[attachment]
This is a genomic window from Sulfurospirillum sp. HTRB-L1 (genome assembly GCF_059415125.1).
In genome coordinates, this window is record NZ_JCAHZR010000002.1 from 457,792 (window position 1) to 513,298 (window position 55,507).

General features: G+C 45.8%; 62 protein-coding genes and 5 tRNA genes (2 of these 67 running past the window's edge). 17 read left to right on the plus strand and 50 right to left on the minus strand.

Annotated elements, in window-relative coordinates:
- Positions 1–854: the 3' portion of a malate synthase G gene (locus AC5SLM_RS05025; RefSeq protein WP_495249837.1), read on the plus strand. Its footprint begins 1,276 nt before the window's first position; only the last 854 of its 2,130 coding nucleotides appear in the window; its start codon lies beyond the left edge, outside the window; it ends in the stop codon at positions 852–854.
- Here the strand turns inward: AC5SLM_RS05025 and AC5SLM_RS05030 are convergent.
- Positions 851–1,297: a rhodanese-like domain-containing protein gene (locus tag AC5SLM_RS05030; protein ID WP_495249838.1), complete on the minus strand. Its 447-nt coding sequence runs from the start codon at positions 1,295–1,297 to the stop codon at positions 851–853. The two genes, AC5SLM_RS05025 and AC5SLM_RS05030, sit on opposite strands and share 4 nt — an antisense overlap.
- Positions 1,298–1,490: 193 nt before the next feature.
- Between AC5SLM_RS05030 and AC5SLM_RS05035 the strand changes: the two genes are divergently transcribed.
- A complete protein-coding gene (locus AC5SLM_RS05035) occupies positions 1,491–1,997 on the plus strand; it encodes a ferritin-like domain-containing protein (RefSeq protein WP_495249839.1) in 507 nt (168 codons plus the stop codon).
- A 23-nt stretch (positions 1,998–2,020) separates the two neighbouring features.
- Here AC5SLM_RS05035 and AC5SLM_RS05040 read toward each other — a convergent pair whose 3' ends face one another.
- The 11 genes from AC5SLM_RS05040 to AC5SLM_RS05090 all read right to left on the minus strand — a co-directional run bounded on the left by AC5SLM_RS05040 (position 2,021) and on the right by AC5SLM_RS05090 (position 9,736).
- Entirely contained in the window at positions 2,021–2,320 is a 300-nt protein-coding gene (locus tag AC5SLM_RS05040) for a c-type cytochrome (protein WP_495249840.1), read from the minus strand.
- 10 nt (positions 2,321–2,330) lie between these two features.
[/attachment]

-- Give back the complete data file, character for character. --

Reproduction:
This is a genomic window from Sulfurospirillum sp. HTRB-L1 (genome assembly GCF_059415125.1).
In genome coordinates, this window is record NZ_JCAHZR010000002.1 from 457,792 (window position 1) to 513,298 (window position 55,507).

General features: G+C 45.8%; 62 protein-coding genes and 5 tRNA genes (2 of these 67 running past the window's edge). 17 read left to right on the plus strand and 50 right to left on the minus strand.

Annotated elements, in window-relative coordinates:
- Positions 1–854: the 3' portion of a malate synthase G gene (locus AC5SLM_RS05025; RefSeq protein WP_495249837.1), read on the plus strand. Its footprint begins 1,276 nt before the window's first position; only the last 854 of its 2,130 coding nucleotides appear in the window; its start codon lies beyond the left edge, outside the window; it ends in the stop codon at positions 852–854.
- Here the strand turns inward: AC5SLM_RS05025 and AC5SLM_RS05030 are convergent.
- Positions 851–1,297: a rhodanese-like domain-containing protein gene (locus tag AC5SLM_RS05030; protein ID WP_495249838.1), complete on the minus strand. Its 447-nt coding sequence runs from the start codon at positions 1,295–1,297 to the stop codon at positions 851–853. The two genes, AC5SLM_RS05025 and AC5SLM_RS05030, sit on opposite strands and share 4 nt — an antisense overlap.
- Positions 1,298–1,490: 193 nt before the next feature.
- Between AC5SLM_RS05030 and AC5SLM_RS05035 the strand changes: the two genes are divergently transcribed.
- A complete protein-coding gene (locus AC5SLM_RS05035) occupies positions 1,491–1,997 on the plus strand; it encodes a ferritin-like domain-containing protein (RefSeq protein WP_495249839.1) in 507 nt (168 codons plus the stop codon).
- A 23-nt stretch (positions 1,998–2,020) separates the two neighbouring features.
- Here AC5SLM_RS05035 and AC5SLM_RS05040 read toward each other — a convergent pair whose 3' ends face one another.
- The 11 genes from AC5SLM_RS05040 to AC5SLM_RS05090 all read right to left on the minus strand — a co-directional run bounded on the left by AC5SLM_RS05040 (position 2,021) and on the right by AC5SLM_RS05090 (position 9,736).
- Entirely contained in the window at positions 2,021–2,320 is a 300-nt protein-coding gene (locus tag AC5SLM_RS05040) for a c-type cytochrome (protein WP_495249840.1), read from the minus strand.
- 10 nt (positions 2,321–2,330) lie between these two features.